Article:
India’s Supreme Court rules ‘limitless’ Internet shutdown in Kashmir illegal


The indefinite shutdown of Internet access in Kashmir has been ruled illegal by India’s Supreme Court on Friday, January 10, a rebuke for New Delhi’s communication lockdown imposed since August of last year in the volatile north east Muslim majority region.

“Freedom of Internet access is a fundamental right,” Supreme Court justice N. V. Ramana said.

Indefinite suspension of the internet violated India’s telecoms rules, the court said, ordering authorities to review all curbs in Kashmir in a week.

The shutdown in Kashmir, which has been on for more than 150 days, is the longest such outage in any democracy, according to digital rights group Access Now.

The government has argued that the blackout in Kashmir, a Himalayan region claimed by neighbouring Pakistan and plagued by separatist militants, was essential to maintain calm.

The Supreme Court’s decision, which also asks authorities to make public all orders on internet shutdowns, should enable more scrutiny of suspensions, internet freedom activists said.

“This sheds light on the rationale behind internet shutdowns which then can be challenged as being constitutional or proportionate or not,” said Nikhil Pahwa, digital rights activist and editor of Media Nama, a Delhi-based publication. “So if the state is forced to be transparent, they will be more accountable.”

In 2019, India’s documented internet blackouts lasted for more than 4,000 hours, costing Asia’s third-biggest economy US$1.3 billion (US$1.8 million), according to a report by website Top10VPN.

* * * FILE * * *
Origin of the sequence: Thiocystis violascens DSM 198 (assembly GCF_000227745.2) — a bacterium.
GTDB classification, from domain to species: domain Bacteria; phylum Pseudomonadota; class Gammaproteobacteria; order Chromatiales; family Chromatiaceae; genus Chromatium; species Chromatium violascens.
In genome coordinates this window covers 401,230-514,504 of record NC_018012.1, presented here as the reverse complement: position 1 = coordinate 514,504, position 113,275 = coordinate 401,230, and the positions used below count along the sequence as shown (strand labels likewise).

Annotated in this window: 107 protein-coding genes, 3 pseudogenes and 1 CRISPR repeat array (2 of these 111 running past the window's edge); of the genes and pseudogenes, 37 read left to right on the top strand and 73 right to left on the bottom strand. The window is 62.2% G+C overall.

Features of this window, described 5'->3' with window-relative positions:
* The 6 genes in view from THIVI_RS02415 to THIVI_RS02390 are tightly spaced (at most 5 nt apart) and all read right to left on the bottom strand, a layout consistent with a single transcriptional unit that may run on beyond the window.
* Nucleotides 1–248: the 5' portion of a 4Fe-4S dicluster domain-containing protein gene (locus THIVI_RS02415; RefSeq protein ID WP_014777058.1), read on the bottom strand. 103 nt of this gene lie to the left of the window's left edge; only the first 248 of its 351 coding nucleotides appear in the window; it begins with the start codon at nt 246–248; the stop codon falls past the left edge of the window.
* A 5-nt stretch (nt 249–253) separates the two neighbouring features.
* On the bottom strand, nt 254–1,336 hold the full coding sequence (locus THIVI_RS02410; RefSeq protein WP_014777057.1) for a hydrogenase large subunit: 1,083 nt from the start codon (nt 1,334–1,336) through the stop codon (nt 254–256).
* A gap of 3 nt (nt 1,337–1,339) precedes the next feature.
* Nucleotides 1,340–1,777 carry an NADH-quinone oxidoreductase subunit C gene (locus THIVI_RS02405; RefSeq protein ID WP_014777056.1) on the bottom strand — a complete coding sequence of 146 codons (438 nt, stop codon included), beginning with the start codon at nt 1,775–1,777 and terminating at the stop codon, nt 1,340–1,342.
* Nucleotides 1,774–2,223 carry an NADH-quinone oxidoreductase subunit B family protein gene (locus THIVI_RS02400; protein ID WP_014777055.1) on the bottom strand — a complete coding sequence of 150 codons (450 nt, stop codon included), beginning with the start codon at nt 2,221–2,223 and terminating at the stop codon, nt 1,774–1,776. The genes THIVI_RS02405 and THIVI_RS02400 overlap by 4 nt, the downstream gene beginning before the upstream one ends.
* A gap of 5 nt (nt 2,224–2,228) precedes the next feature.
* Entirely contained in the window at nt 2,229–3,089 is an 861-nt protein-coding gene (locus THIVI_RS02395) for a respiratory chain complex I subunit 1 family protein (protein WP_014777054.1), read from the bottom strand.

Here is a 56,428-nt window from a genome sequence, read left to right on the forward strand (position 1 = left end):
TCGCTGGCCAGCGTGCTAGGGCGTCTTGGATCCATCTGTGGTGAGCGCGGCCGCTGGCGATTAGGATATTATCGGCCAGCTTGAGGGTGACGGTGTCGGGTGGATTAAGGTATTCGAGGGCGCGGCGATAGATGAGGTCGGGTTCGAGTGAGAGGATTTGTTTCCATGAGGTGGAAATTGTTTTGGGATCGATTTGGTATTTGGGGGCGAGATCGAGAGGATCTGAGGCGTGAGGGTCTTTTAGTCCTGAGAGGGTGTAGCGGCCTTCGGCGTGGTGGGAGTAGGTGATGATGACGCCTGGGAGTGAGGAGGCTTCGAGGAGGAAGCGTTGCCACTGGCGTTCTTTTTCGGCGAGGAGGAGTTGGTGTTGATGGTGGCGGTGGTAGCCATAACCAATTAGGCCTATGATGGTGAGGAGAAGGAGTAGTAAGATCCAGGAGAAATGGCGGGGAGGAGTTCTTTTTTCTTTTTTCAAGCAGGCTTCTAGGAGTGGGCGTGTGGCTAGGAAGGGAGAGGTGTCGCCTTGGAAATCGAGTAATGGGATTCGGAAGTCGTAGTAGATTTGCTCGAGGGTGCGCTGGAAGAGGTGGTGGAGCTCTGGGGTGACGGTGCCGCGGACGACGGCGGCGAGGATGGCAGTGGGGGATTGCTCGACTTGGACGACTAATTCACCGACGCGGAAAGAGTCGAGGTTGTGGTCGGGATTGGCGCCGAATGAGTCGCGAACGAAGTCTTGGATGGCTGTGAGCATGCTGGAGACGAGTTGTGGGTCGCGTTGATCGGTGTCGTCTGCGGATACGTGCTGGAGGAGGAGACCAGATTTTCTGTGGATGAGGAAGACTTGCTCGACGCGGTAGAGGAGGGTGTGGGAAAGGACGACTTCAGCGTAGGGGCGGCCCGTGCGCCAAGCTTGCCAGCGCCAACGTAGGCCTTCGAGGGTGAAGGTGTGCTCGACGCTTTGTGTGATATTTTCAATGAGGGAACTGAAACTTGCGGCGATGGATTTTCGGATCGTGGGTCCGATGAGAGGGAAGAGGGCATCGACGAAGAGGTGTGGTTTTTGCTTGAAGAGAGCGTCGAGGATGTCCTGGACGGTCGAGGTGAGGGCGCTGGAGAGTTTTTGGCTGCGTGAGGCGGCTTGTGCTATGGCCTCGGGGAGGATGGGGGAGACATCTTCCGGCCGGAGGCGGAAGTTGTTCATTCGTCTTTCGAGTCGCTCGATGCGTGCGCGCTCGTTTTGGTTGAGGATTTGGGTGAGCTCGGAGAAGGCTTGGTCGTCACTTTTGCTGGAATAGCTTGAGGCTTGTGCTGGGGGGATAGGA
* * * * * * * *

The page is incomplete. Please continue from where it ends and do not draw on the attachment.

An uneasy calm prevails in Kashmir. The internet was restored in hospitals last week and some mobile phone connections are working.

The blackout has severely disrupted the lives of millions and had an impact on everything from college admissions to businesses filing tax returns.

Last month, authorities imposed an internet clampdown in parts of the capital and in areas of the eastern state of Assam and Uttar Pradesh in the north as protests raged against a new citizenship law that Muslims see as discriminatory.

The court’s ruling stopped short of overturning the communication and transport restrictions that have been in place since Aug 5 when Prime Minister Narendra Modi scrapped nearly seven decades of autonomous status of Kashmir.

His Hindu-nationalist government has frequently used internet shutdowns as a tool to quell dissent in troubled parts of the country. (Source: The Straits Times)